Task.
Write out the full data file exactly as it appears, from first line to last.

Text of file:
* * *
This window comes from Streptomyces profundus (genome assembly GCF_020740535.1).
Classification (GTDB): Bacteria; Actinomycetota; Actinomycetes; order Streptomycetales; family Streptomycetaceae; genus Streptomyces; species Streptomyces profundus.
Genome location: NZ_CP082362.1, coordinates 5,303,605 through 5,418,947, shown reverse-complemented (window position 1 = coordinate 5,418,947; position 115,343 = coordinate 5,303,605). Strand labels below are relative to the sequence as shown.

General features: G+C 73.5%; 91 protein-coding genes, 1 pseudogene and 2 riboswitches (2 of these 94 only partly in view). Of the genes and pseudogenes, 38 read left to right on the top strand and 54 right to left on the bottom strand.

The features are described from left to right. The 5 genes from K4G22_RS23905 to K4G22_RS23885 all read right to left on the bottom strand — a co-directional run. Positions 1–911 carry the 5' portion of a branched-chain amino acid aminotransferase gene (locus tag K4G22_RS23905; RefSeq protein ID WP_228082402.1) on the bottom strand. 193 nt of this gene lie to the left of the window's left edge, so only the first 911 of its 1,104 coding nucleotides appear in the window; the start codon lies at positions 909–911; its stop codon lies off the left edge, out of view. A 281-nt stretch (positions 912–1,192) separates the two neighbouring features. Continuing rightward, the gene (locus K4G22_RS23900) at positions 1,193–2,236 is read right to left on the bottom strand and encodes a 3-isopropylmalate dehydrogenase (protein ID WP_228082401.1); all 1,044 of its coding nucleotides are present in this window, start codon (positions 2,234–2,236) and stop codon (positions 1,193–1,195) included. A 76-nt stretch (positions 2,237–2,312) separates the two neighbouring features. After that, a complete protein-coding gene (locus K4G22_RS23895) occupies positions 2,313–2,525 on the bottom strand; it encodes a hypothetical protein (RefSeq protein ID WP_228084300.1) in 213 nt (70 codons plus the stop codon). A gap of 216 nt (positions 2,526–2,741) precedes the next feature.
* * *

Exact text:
This window comes from Streptomyces profundus (genome assembly GCF_020740535.1).
Classification (GTDB): Bacteria; Actinomycetota; Actinomycetes; order Streptomycetales; family Streptomycetaceae; genus Streptomyces; species Streptomyces profundus.
Genome location: NZ_CP082362.1, coordinates 5,303,605 through 5,418,947, shown reverse-complemented (window position 1 = coordinate 5,418,947; position 115,343 = coordinate 5,303,605). Strand labels below are relative to the sequence as shown.

General features: G+C 73.5%; 91 protein-coding genes, 1 pseudogene and 2 riboswitches (2 of these 94 only partly in view). Of the genes and pseudogenes, 38 read left to right on the top strand and 54 right to left on the bottom strand.

The features are described from left to right. The 5 genes from K4G22_RS23905 to K4G22_RS23885 all read right to left on the bottom strand — a co-directional run. Positions 1–911 carry the 5' portion of a branched-chain amino acid aminotransferase gene (locus tag K4G22_RS23905; RefSeq protein ID WP_228082402.1) on the bottom strand. 193 nt of this gene lie to the left of the window's left edge, so only the first 911 of its 1,104 coding nucleotides appear in the window; the start codon lies at positions 909–911; its stop codon lies off the left edge, out of view. A 281-nt stretch (positions 912–1,192) separates the two neighbouring features. Continuing rightward, the gene (locus K4G22_RS23900) at positions 1,193–2,236 is read right to left on the bottom strand and encodes a 3-isopropylmalate dehydrogenase (protein ID WP_228082401.1); all 1,044 of its coding nucleotides are present in this window, start codon (positions 2,234–2,236) and stop codon (positions 1,193–1,195) included. A 76-nt stretch (positions 2,237–2,312) separates the two neighbouring features. After that, a complete protein-coding gene (locus K4G22_RS23895) occupies positions 2,313–2,525 on the bottom strand; it encodes a hypothetical protein (RefSeq protein ID WP_228084300.1) in 213 nt (70 codons plus the stop codon). A gap of 216 nt (positions 2,526–2,741) precedes the next feature.